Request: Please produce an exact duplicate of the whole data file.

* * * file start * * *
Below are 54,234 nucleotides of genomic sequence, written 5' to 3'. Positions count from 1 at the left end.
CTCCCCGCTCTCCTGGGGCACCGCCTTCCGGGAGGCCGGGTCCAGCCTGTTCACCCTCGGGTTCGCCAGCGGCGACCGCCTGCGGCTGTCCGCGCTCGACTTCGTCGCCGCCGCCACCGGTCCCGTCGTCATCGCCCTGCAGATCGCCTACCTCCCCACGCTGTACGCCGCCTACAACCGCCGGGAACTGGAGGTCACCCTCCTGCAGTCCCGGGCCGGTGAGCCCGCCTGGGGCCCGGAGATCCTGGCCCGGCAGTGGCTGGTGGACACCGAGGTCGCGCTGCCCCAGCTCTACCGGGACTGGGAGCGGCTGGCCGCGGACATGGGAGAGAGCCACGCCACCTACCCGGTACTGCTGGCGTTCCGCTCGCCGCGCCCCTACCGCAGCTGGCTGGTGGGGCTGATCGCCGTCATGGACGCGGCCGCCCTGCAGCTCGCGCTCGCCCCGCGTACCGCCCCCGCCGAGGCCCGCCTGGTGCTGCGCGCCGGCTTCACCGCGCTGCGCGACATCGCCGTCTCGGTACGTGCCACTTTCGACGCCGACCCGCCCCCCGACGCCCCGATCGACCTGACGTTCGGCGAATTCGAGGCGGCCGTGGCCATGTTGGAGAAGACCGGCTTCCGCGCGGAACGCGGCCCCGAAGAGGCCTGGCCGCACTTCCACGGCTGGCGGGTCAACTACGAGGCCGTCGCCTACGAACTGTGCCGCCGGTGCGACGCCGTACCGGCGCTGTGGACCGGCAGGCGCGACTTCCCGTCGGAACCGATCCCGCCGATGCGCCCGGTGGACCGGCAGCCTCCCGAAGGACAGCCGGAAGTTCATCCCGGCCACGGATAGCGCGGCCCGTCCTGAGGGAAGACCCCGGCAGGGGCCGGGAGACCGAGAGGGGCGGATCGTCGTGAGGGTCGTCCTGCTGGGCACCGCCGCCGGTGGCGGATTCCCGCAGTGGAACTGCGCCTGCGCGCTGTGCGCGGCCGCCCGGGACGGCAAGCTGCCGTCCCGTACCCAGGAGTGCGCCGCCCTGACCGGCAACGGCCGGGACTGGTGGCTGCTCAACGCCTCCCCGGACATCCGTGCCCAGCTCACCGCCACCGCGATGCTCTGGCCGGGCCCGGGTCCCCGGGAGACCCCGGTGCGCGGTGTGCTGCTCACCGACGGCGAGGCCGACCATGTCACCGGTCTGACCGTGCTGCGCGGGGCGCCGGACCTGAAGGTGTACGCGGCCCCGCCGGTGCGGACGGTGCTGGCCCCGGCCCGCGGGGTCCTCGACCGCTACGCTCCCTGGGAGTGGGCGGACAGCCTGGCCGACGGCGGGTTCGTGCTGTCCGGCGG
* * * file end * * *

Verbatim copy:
Below are 54,234 nucleotides of genomic sequence, written 5' to 3'. Positions count from 1 at the left end.
CTCCCCGCTCTCCTGGGGCACCGCCTTCCGGGAGGCCGGGTCCAGCCTGTTCACCCTCGGGTTCGCCAGCGGCGACCGCCTGCGGCTGTCCGCGCTCGACTTCGTCGCCGCCGCCACCGGTCCCGTCGTCATCGCCCTGCAGATCGCCTACCTCCCCACGCTGTACGCCGCCTACAACCGCCGGGAACTGGAGGTCACCCTCCTGCAGTCCCGGGCCGGTGAGCCCGCCTGGGGCCCGGAGATCCTGGCCCGGCAGTGGCTGGTGGACACCGAGGTCGCGCTGCCCCAGCTCTACCGGGACTGGGAGCGGCTGGCCGCGGACATGGGAGAGAGCCACGCCACCTACCCGGTACTGCTGGCGTTCCGCTCGCCGCGCCCCTACCGCAGCTGGCTGGTGGGGCTGATCGCCGTCATGGACGCGGCCGCCCTGCAGCTCGCGCTCGCCCCGCGTACCGCCCCCGCCGAGGCCCGCCTGGTGCTGCGCGCCGGCTTCACCGCGCTGCGCGACATCGCCGTCTCGGTACGTGCCACTTTCGACGCCGACCCGCCCCCCGACGCCCCGATCGACCTGACGTTCGGCGAATTCGAGGCGGCCGTGGCCATGTTGGAGAAGACCGGCTTCCGCGCGGAACGCGGCCCCGAAGAGGCCTGGCCGCACTTCCACGGCTGGCGGGTCAACTACGAGGCCGTCGCCTACGAACTGTGCCGCCGGTGCGACGCCGTACCGGCGCTGTGGACCGGCAGGCGCGACTTCCCGTCGGAACCGATCCCGCCGATGCGCCCGGTGGACCGGCAGCCTCCCGAAGGACAGCCGGAAGTTCATCCCGGCCACGGATAGCGCGGCCCGTCCTGAGGGAAGACCCCGGCAGGGGCCGGGAGACCGAGAGGGGCGGATCGTCGTGAGGGTCGTCCTGCTGGGCACCGCCGCCGGTGGCGGATTCCCGCAGTGGAACTGCGCCTGCGCGCTGTGCGCGGCCGCCCGGGACGGCAAGCTGCCGTCCCGTACCCAGGAGTGCGCCGCCCTGACCGGCAACGGCCGGGACTGGTGGCTGCTCAACGCCTCCCCGGACATCCGTGCCCAGCTCACCGCCACCGCGATGCTCTGGCCGGGCCCGGGTCCCCGGGAGACCCCGGTGCGCGGTGTGCTGCTCACCGACGGCGAGGCCGACCATGTCACCGGTCTGACCGTGCTGCGCGGGGCGCCGGACCTGAAGGTGTACGCGGCCCCGCCGGTGCGGACGGTGCTGGCCCCGGCCCGCGGGGTCCTCGACCGCTACGCTCCCTGGGAGTGGGCGGACAGCCTGGCCGACGGCGGGTTCGTGCTGTCCGGCGG